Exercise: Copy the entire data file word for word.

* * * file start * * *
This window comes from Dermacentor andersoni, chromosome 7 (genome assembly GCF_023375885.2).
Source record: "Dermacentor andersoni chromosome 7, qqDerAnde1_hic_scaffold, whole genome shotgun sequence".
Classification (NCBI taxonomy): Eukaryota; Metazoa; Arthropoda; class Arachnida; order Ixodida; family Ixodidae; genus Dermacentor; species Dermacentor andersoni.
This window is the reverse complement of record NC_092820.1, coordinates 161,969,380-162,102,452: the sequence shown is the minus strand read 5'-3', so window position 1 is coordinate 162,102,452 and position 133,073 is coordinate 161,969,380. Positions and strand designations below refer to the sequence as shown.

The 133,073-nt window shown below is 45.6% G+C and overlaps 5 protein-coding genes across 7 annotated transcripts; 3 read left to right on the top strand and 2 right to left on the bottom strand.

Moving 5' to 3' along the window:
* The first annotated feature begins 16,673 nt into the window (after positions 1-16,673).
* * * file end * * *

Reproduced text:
This window comes from Dermacentor andersoni, chromosome 7 (genome assembly GCF_023375885.2).
Source record: "Dermacentor andersoni chromosome 7, qqDerAnde1_hic_scaffold, whole genome shotgun sequence".
Classification (NCBI taxonomy): Eukaryota; Metazoa; Arthropoda; class Arachnida; order Ixodida; family Ixodidae; genus Dermacentor; species Dermacentor andersoni.
This window is the reverse complement of record NC_092820.1, coordinates 161,969,380-162,102,452: the sequence shown is the minus strand read 5'-3', so window position 1 is coordinate 162,102,452 and position 133,073 is coordinate 161,969,380. Positions and strand designations below refer to the sequence as shown.

The 133,073-nt window shown below is 45.6% G+C and overlaps 5 protein-coding genes across 7 annotated transcripts; 3 read left to right on the top strand and 2 right to left on the bottom strand.

Moving 5' to 3' along the window:
* The first annotated feature begins 16,673 nt into the window (after positions 1-16,673).